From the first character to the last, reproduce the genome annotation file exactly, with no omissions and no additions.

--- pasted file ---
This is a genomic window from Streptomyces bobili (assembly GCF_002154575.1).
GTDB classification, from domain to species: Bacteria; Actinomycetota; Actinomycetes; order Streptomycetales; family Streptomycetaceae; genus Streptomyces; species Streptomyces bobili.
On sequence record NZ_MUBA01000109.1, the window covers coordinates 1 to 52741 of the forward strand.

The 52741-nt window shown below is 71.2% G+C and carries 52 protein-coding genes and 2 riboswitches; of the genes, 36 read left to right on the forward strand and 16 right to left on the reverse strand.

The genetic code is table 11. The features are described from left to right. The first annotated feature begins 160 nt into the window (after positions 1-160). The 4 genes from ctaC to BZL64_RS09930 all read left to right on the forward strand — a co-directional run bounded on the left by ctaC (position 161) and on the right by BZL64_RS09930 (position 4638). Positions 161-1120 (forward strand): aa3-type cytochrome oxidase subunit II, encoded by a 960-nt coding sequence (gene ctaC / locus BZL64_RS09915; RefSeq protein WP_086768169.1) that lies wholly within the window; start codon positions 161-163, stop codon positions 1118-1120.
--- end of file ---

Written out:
This is a genomic window from Streptomyces bobili (assembly GCF_002154575.1).
GTDB classification, from domain to species: Bacteria; Actinomycetota; Actinomycetes; order Streptomycetales; family Streptomycetaceae; genus Streptomyces; species Streptomyces bobili.
On sequence record NZ_MUBA01000109.1, the window covers coordinates 1 to 52741 of the forward strand.

The 52741-nt window shown below is 71.2% G+C and carries 52 protein-coding genes and 2 riboswitches; of the genes, 36 read left to right on the forward strand and 16 right to left on the reverse strand.

The genetic code is table 11. The features are described from left to right. The first annotated feature begins 160 nt into the window (after positions 1-160). The 4 genes from ctaC to BZL64_RS09930 all read left to right on the forward strand — a co-directional run bounded on the left by ctaC (position 161) and on the right by BZL64_RS09930 (position 4638). Positions 161-1120 (forward strand): aa3-type cytochrome oxidase subunit II, encoded by a 960-nt coding sequence (gene ctaC / locus BZL64_RS09915; RefSeq protein WP_086768169.1) that lies wholly within the window; start codon positions 161-163, stop codon positions 1118-1120.